Tenth Annual Investigator Award Recipient

Prevent Blindness America Announces Recipient of Tenth Annual Investigator Award

– Research Grant Awarded to Dr. Lyne Racette, Indiana University –

CHICAGO (June 4, 2013)– Prevent Blindness America, the nation’s oldest volunteer eye health and safety organization, announced today the recipient of its 2013 Investigator Award.  This year’s selected recipient is Lyne Racette, PhD, assistant professor at the Eugene and Marilyn Glick Eye Institute, Department of Ophthalmology at Indiana University in Indianapolis, Ind. 

The 2013 Investigator Award has been presented for the study, “The effectiveness of motivational interviewing to improve adherence to glaucoma treatment in patients of African descent.”

The Prevent Blindness America Investigator Awards are research grants presented annually to scientifically-based studies that seek to end unnecessary vision loss.  To date, Prevent Blindness America has awarded more than $1 million to eye and vision research projects.  A panel of experts coordinated by the Association for Research in Vision and Ophthalmology (ARVO) made the final selection.

“Once vision is lost to glaucoma, it cannot be restored,” said Hugh R. Parry, president and CEO of Prevent Blindness America. “It is our hope that through our support of Dr. Racette’s important study, that we can help to minimize the risk of blindness from this disease by working with patients to better understand their needs and help encourage compliance to prevent the needless loss of sight.”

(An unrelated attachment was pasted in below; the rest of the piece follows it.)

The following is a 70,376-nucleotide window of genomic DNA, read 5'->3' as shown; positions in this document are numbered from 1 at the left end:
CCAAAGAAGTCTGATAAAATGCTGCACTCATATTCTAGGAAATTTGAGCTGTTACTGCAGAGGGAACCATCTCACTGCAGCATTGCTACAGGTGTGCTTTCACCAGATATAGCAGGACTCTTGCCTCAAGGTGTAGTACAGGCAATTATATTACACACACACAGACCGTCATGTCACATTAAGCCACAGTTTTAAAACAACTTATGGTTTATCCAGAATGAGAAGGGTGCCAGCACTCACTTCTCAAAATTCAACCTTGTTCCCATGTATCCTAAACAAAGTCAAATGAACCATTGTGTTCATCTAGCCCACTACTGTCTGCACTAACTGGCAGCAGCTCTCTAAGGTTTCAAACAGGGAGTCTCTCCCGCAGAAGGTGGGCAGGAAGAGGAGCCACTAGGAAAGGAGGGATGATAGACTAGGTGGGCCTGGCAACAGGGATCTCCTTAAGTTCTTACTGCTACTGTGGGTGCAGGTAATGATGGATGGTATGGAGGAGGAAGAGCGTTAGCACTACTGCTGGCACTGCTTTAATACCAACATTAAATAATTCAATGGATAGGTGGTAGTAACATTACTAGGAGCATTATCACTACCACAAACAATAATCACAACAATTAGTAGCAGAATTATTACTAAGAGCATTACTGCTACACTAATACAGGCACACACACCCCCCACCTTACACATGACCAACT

Glaucoma is an eye disease that causes a gradual degeneration of cells that make up the optic nerve, which carries visual information from the eye to the brain. As the nerve cells die, vision is slowly lost, usually beginning peripherally.  Many cases of glaucoma can be controlled and vision loss slowed or halted by treatment.  However, those of African descent are at a much higher risk for developing the disease, about six times as likely, and are also at higher risk to become blind from it.

According to Dr. Racette, this high-risk population is also less likely to adhere to continued medical treatment for the disease. The purpose of the study is to investigate whether motivational interviewing can be used as an effective approach to improve adherence to treatment. Motivational interviewing attempts to elicit from each patient the strategy that is most likely to ensure that they will adhere to their treatment regimen.

“The support of Prevent Blindness America provides an outstanding opportunity to improve adherence to treatment in a high-risk population, thus preserving sight and reducing a significant health disparity,” said Dr. Racette.  “I also want to give special thanks to Silvia Bigatti, PhD, for her contribution to this promising study.”

For more information on the Prevent Blindness America Investigator Awards, or for free information on glaucoma, please call Prevent Blindness America at 1-800-331-2020 or visit

Download the Tenth Annual investigator Award press release.